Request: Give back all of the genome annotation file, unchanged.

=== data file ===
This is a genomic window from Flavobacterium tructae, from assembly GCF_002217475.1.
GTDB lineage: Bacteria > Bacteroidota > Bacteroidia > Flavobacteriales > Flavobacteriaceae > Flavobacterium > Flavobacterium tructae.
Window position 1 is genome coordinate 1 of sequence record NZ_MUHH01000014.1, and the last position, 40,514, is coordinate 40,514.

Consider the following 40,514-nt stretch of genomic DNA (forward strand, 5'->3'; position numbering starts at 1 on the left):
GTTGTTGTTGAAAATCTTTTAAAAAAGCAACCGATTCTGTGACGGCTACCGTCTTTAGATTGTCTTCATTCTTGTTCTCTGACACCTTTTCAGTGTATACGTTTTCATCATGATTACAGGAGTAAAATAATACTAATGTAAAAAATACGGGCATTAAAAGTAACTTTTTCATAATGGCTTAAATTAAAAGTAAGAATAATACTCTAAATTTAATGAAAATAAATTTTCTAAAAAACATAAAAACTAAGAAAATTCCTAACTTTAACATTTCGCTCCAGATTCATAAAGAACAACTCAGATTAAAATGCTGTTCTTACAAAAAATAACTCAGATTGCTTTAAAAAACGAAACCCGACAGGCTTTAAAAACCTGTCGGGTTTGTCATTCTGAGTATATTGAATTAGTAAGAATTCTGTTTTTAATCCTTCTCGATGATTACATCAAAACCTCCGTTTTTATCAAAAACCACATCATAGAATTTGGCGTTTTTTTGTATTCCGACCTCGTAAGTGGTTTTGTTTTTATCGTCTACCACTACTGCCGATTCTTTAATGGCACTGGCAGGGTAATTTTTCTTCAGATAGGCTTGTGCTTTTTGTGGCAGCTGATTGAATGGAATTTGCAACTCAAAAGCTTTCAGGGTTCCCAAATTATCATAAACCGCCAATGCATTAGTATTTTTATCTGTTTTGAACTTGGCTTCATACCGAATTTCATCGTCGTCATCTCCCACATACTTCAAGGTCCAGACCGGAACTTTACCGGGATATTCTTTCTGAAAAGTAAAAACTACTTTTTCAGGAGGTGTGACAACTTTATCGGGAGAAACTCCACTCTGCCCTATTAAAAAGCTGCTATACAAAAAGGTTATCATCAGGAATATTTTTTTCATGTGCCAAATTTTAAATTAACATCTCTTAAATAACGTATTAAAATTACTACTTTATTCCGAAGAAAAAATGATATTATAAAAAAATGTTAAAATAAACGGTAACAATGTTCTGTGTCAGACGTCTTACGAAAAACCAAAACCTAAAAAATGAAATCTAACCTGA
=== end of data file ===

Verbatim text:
This is a genomic window from Flavobacterium tructae, from assembly GCF_002217475.1.
GTDB lineage: Bacteria > Bacteroidota > Bacteroidia > Flavobacteriales > Flavobacteriaceae > Flavobacterium > Flavobacterium tructae.
Window position 1 is genome coordinate 1 of sequence record NZ_MUHH01000014.1, and the last position, 40,514, is coordinate 40,514.

Consider the following 40,514-nt stretch of genomic DNA (forward strand, 5'->3'; position numbering starts at 1 on the left):
GTTGTTGTTGAAAATCTTTTAAAAAAGCAACCGATTCTGTGACGGCTACCGTCTTTAGATTGTCTTCATTCTTGTTCTCTGACACCTTTTCAGTGTATACGTTTTCATCATGATTACAGGAGTAAAATAATACTAATGTAAAAAATACGGGCATTAAAAGTAACTTTTTCATAATGGCTTAAATTAAAAGTAAGAATAATACTCTAAATTTAATGAAAATAAATTTTCTAAAAAACATAAAAACTAAGAAAATTCCTAACTTTAACATTTCGCTCCAGATTCATAAAGAACAACTCAGATTAAAATGCTGTTCTTACAAAAAATAACTCAGATTGCTTTAAAAAACGAAACCCGACAGGCTTTAAAAACCTGTCGGGTTTGTCATTCTGAGTATATTGAATTAGTAAGAATTCTGTTTTTAATCCTTCTCGATGATTACATCAAAACCTCCGTTTTTATCAAAAACCACATCATAGAATTTGGCGTTTTTTTGTATTCCGACCTCGTAAGTGGTTTTGTTTTTATCGTCTACCACTACTGCCGATTCTTTAATGGCACTGGCAGGGTAATTTTTCTTCAGATAGGCTTGTGCTTTTTGTGGCAGCTGATTGAATGGAATTTGCAACTCAAAAGCTTTCAGGGTTCCCAAATTATCATAAACCGCCAATGCATTAGTATTTTTATCTGTTTTGAACTTGGCTTCATACCGAATTTCATCGTCGTCATCTCCCACATACTTCAAGGTCCAGACCGGAACTTTACCGGGATATTCTTTCTGAAAAGTAAAAACTACTTTTTCAGGAGGTGTGACAACTTTATCGGGAGAAACTCCACTCTGCCCTATTAAAAAGCTGCTATACAAAAAGGTTATCATCAGGAATATTTTTTTCATGTGCCAAATTTTAAATTAACATCTCTTAAATAACGTATTAAAATTACTACTTTATTCCGAAGAAAAAATGATATTATAAAAAAATGTTAAAATAAACGGTAACAATGTTCTGTGTCAGACGTCTTACGAAAAACCAAAACCTAAAAAATGAAATCTAACCTGA